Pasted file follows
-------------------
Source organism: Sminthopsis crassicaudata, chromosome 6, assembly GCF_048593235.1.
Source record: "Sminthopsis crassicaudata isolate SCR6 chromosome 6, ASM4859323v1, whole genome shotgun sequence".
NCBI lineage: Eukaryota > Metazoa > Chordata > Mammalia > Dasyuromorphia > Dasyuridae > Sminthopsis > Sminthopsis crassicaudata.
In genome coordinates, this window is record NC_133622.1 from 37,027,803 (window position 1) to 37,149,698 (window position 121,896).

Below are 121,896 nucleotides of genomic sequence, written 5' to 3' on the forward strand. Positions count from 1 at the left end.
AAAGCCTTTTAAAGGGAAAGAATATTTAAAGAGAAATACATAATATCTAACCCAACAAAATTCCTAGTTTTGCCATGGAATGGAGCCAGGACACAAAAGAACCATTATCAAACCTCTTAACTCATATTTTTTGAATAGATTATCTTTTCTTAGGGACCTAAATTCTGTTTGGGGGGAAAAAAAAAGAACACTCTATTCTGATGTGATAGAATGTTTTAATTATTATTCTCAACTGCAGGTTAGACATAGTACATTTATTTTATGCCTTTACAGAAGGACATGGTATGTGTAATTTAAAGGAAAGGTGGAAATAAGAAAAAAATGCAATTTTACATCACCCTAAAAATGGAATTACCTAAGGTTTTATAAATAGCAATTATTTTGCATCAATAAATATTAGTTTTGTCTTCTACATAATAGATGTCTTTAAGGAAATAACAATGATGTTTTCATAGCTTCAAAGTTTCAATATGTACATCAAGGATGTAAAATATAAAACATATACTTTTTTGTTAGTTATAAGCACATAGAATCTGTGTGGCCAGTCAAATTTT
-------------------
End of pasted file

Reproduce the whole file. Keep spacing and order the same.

Source organism: Sminthopsis crassicaudata, chromosome 6, assembly GCF_048593235.1.
Source record: "Sminthopsis crassicaudata isolate SCR6 chromosome 6, ASM4859323v1, whole genome shotgun sequence".
NCBI lineage: Eukaryota > Metazoa > Chordata > Mammalia > Dasyuromorphia > Dasyuridae > Sminthopsis > Sminthopsis crassicaudata.
In genome coordinates, this window is record NC_133622.1 from 37,027,803 (window position 1) to 37,149,698 (window position 121,896).

Below are 121,896 nucleotides of genomic sequence, written 5' to 3' on the forward strand. Positions count from 1 at the left end.
AAAGCCTTTTAAAGGGAAAGAATATTTAAAGAGAAATACATAATATCTAACCCAACAAAATTCCTAGTTTTGCCATGGAATGGAGCCAGGACACAAAAGAACCATTATCAAACCTCTTAACTCATATTTTTTGAATAGATTATCTTTTCTTAGGGACCTAAATTCTGTTTGGGGGGAAAAAAAAAGAACACTCTATTCTGATGTGATAGAATGTTTTAATTATTATTCTCAACTGCAGGTTAGACATAGTACATTTATTTTATGCCTTTACAGAAGGACATGGTATGTGTAATTTAAAGGAAAGGTGGAAATAAGAAAAAAATGCAATTTTACATCACCCTAAAAATGGAATTACCTAAGGTTTTATAAATAGCAATTATTTTGCATCAATAAATATTAGTTTTGTCTTCTACATAATAGATGTCTTTAAGGAAATAACAATGATGTTTTCATAGCTTCAAAGTTTCAATATGTACATCAAGGATGTAAAATATAAAACATATACTTTTTTGTTAGTTATAAGCACATAGAATCTGTGTGGCCAGTCAAATTTT